Surviving survival

With advances in the treatment of childhood brain tumors, more children, some say up to 90 percent, survive and the numbers of caregivers have increased as have the demands placed upon them. Usually their caregivers are their mothers and other family members, especially for those survivors who do not gain independence in terms of their ability to live on their own, find work, make friends, and form partner relationships.

In the largest study of its kind, researchers led by the University of Pennsylvania School of Nursing have investigated the caregivers of 186 mothers to childhood brain tumor survivors aged 14-40 whose care needs last long into adulthood. They based their research on a model containing factors central to nursing practice, namely the , the survivor, and the . They discovered that a complex interaction among components of the model, the health of the caregivers, the demands experienced by the caregiver, the caregiver’s perceptions about the health of the survivor, and the family’s support interact to explain how the caregiver assesses herself in her role. The study was recently published in Health Psychology.

“Based on the results of this study, either family functioning or caregiver’s perception about the survivor’s health can be targeted to improve competence for caregivers of adolescent and young adult brain tumor survivors,” said Janet A Deatrick, PhD, RN, FAAN, the Shearer Endowed Term Chair in Healthy Community Practices and Professor of Nursing. “Interventions targeted to survivor health could emphasize recovery expectations and reframe notions about the survivor’s functioning through family systems and cognitive-behavioral interventions.” The tumors and their treatment (i.e. surgery, chemotherapy, and cranial and/or spinal irradiation) can result in a range of late effects, including one of the most severe risk profiles for (chronic morbidities and reduced health-related quality of life) and for their caregivers (ongoing care demands).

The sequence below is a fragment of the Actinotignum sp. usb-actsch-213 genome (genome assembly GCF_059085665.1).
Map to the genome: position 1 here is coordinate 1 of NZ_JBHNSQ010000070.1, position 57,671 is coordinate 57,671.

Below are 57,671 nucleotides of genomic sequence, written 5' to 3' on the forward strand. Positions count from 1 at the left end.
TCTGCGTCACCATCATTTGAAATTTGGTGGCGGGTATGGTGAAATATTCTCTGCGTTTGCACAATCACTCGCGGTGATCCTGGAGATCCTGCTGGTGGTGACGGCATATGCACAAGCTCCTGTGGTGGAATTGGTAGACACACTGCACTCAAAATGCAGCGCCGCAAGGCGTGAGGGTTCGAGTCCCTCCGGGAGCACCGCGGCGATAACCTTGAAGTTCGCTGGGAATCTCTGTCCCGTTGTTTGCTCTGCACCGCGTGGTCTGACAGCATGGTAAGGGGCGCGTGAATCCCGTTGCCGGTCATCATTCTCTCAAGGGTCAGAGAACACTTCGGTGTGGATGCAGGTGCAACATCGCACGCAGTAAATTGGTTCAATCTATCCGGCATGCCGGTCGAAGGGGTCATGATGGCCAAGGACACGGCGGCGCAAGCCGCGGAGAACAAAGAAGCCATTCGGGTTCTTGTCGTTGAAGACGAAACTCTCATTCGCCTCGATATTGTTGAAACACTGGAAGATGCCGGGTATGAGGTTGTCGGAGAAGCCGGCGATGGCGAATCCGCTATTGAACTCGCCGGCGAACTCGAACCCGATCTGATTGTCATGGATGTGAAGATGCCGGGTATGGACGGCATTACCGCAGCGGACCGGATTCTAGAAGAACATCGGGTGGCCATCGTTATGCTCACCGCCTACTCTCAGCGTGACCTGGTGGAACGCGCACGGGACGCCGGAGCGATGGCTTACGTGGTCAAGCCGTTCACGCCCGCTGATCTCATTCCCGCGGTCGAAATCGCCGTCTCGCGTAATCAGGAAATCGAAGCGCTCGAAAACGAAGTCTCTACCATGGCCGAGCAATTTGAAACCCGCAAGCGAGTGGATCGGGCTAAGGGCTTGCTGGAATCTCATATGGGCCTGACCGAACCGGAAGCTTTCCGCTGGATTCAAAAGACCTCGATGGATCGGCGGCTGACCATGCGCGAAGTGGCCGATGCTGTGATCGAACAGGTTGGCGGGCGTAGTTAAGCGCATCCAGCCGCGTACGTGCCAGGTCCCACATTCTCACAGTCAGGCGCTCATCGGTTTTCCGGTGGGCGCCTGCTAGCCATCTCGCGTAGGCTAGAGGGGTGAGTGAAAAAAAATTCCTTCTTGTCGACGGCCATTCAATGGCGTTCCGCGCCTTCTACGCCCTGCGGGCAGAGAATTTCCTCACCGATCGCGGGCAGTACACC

Specifically, the researchers tested a hypothesized model which confirmed that both the functioning of the family and the health of the survivor contributed to the caregiver’s sense of competence. “The direct relationship of family functioning with caregiving competence emphasizes the central role of family in the adaption of the caregiver to his or her role. Instead of being predicted by caregiver demand as hypothesized, this study revealed that caregivers’ assessment of their role mastery is influenced most strongly by the functioning of their family,” wrote Dr. Deatrick, the lead author.

The study’s findings offered hope for families, noted Dr. Deatrick. “Researchers and medical personnel can target either or the of the survivor as means of improving the competence of caregivers.” Dr. Deatrick worked with colleagues and patients treated at The Children’s Hospital of Philadelphia, including Wendy Hobbie, MSN, CRNP who also provides leadership in the School’s nurse practitioner concentration that focuses on pediatric oncology.

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